Last month at Dropbox Open London, we unveiled a new technology preview: Project Infinite. Project Infinite is designed to enable you to access all of the content in your Dropbox—no matter how small the hard disk on your machine or how much stuff you have in your Dropbox. Today, we’d like to tell you more—from a technical perspective—about what this evolution means for the Dropbox desktop client.
Traditionally, Dropbox operated entirely in user space as a program just like any other on your machine. With Dropbox Infinite, we’re going deeper: into the kernel—the core of the operating system.
Project Schedule Estimation in Software Development
In tech, we spend little time talking about the softer skills like communication, project management, and prioritization. These are the skills that elevate someone from a good programmer to a great software engineer. Today, I’m going to focus on one aspect of project management that we’re famously bad at — the art of estimating a project schedule.
If there’s any doubt that this is a necessary skill, just consider that dreaded but frequently-asked question “How long will it take?” Even if you’re uber-Agile and don’t believe in far-off project deadlines,
Today we’re excited to welcome a new member of the Dropbox family under unusual circumstances. Though he’s joining us now, his contributions to Dropbox date back to day one, all the way to the very first lines of code.
Some people only need to be introduced by their first name, and the BDFL is one of them. Dropbox is thrilled to welcome Guido, the creator of the Python programming language and a long-time friend of ours.
From the beginning,
It’s almost time for another Hack Week at Dropbox, and with that in mind I’d like to present one of the projects from our last Hack Week.
A profiler is an indispensable tool for optimizing programs. Without a profiler, it’s hard to tell which parts of the code are consuming enough time to be worth looking at. Python comes with a profiler called cProfile, but enabling it slows things down so much that it’s usually only used in development or simulated scenarios, which may differ from real-world usage.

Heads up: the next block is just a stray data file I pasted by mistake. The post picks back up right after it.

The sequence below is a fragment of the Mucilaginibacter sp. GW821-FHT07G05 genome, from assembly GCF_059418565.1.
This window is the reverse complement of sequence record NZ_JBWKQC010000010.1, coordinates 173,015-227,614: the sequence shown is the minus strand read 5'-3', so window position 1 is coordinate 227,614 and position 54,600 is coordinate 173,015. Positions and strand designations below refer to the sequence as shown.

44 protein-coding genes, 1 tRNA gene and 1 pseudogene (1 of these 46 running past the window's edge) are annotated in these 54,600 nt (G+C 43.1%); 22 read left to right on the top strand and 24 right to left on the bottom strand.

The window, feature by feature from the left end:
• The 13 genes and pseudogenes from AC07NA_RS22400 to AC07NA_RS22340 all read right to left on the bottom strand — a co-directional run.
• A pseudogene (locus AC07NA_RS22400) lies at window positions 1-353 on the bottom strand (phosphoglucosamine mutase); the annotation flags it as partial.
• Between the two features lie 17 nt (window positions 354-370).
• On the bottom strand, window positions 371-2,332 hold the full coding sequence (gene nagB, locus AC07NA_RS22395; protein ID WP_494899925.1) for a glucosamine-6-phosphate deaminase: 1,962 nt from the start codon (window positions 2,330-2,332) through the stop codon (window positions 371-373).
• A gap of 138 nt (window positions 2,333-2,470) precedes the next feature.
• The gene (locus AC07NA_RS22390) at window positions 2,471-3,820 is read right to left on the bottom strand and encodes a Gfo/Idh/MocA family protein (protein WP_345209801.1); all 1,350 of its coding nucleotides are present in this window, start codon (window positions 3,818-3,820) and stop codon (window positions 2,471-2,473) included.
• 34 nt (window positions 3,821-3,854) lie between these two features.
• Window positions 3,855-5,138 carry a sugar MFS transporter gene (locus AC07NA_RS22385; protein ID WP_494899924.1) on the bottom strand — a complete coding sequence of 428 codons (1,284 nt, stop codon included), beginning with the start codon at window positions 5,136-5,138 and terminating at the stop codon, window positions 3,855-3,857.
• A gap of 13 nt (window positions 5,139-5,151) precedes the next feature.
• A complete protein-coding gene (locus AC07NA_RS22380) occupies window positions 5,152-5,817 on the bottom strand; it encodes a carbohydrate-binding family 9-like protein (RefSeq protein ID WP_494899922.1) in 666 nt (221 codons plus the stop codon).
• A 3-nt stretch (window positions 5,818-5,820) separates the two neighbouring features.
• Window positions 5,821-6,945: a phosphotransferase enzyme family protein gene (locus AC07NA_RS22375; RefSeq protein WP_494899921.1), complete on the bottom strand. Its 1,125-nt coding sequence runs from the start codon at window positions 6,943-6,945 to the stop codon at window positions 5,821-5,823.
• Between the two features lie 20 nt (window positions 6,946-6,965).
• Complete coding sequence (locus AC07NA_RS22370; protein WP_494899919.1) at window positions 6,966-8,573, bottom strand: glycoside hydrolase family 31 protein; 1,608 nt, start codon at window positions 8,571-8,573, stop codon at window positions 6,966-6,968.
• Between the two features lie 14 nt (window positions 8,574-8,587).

At our last hack week, I set out to build a profiler that would be usable on live servers without impacting our users.
We host a monthly tech talk series we call “Droptalks“. In the past, we’ve hosted Steve Souders, Guido van Rossum, Greg Papadopoulos, and Amit Singh.
A couple weeks ago, we were lucky to have Hilary Mason in town. Hilary is the Chief Scientist of bit.ly, the world-famous URL shortener. Bit.ly may seem like a simple service, however, when done at such a large scale there is much more behind the scenes. There’s also a lot of neat data to play with.
Hilary spoke about some of the challenges and lessons from her work trying to derive meaningful uses from the mass of data that flows through bit.ly.
I love Haskell. My first encounter with Haskell started out about eight years ago. Like many people in those days, when I was in high school I spent a lot of time playing around with code on my computer. Reading and understanding open source projects was a main source of knowledge and inspiration for me when I was learning how to program. When I came upon the bzip2 homepage and consequently Julian Seward’s homepage I found a short note about Haskell and how it was a super fun and interesting language to write a compiler for.